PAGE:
‘Consider Mrs Gandhi’s view of her opponents: Traitors, anti-nationals, rumour-mongers.’
Does the spirit of the Emergency-era Indira Gandhi still rule India? asks Vir Sanghvi.
IMAGE: Then prime minister Indira Gandhi with her younger son Sanjay Gandhi. Photograph: Keystone/Getty Images
First things first. There can be no doubt that this is the best and most comprehensive book on the Emergency.
This will not surprise people who have followed the perceptive and intellectually rigorous work of Christophe Jaffrelot, who has now written India’s First Dictatorship (Harper Collins) with his former student Pratinav Anil.
Most of us with an interest in politics know the broad outlines of what went on during the Emergency.
What is sometimes forgotten is that the phase left us with two lasting legacies.
One of them was the acceptance of dynasty as a fact of life in most political parties.
Indira Gandhi’s naked promotion of her loutish son Sanjay as her heir apparent set the template for what was to follow.
When Sanjay was killed in a plane crash, Mrs Gandhi simply replaced him with her other son.
Political parties all over India followed her lead and turned into family businesses.
Soon it was taken for granted that leaders were born (into the right families) and not forged in the heat and dust of politics.
The second legacy is that the Bihar movement led by Jayaprakash Narayan, whose success resulted — at least in part — in the imposition of the Emergency, legitimised the Rashtriya Swayamsevak Sangh.
Till then, the Sangh had been treated with disdain and contempt by most political parties.
JP changed all that. He used the RSS to shore up his agitation in Bihar, going so far as to say that ‘the Bihar movement and RSS’s work are fundamentally the same’.
Later, write Jaffrelot and Anil, the Sangh Parivar gained a new legitimacy in 1975-7 because of its role in the underground resistance.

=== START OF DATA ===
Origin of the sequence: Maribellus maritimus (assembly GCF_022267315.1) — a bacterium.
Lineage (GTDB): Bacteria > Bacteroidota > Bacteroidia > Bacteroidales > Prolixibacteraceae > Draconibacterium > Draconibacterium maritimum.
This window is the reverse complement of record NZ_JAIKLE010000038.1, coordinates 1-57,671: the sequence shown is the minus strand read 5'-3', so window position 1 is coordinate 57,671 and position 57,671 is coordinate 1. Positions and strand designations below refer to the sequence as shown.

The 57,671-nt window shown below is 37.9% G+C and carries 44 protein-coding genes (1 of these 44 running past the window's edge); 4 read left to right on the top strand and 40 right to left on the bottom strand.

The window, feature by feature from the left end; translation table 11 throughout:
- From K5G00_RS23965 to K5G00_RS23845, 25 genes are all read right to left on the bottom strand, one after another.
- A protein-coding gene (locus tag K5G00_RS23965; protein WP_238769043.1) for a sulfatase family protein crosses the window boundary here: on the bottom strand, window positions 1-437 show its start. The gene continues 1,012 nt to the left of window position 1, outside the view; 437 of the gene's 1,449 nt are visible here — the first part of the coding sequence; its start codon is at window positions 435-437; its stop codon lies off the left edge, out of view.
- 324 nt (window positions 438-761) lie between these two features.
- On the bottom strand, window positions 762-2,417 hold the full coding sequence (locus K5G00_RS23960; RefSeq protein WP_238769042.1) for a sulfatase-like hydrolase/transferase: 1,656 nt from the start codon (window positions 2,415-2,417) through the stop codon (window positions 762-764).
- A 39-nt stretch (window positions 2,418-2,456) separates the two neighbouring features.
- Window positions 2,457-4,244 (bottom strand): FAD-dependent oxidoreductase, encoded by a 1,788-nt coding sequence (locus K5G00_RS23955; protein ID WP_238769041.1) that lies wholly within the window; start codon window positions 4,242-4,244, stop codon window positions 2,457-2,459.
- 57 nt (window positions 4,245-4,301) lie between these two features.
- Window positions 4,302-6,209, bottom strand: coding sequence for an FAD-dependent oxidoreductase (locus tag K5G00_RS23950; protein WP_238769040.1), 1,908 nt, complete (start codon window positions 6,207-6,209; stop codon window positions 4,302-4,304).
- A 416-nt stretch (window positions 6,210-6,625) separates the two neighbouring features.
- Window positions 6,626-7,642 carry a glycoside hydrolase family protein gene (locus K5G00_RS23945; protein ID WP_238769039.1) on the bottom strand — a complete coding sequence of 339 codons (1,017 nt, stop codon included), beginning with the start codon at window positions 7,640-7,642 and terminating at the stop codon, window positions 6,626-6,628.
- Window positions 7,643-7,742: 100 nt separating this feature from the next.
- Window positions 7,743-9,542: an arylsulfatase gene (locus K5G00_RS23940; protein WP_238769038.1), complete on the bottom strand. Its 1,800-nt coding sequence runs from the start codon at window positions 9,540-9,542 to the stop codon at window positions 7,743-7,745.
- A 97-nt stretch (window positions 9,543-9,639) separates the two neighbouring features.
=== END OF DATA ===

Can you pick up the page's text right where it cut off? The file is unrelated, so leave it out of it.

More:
As L K Advani declared, the stigma of ‘untouchability’ has gone.”
Without JP (and the Emergency), there would be no BJP (created in 1980), and certainly no mainstream Hindu nationalist politics. And, therefore, no Narendra Modi.
Apart from these often neglected legacies of that period, the book’s essential theme is that the Emergency did not suddenly emerge out of nowhere.
Explanations that focus solely on Indira Gandhi’s insecurity and paranoia miss the larger point: The authoritarian streak in Indian politics had been steadily growing long before the Emergency was declared.
Nor has it ever gone away. Perhaps, its influence has actually increased.
As the authors conclude, ‘At a time when Hindu nationalist authoritarian populism is accentuating, in the manner that the Emergency did, the illiberal aspects of Indian democracy that have been present all along…. the task of putting Indian democracy to rights remains more pressing than ever.’
Indeed, the cliche that India is timeless comes to mind again and again in the pages of this book.
Consider Mrs Gandhi’s view of her opponents: Traitors, anti-nationals, rumour-mongers. And, say the authors, ‘student movements and peasant uprisings had either to be crushed or rendered impotent’.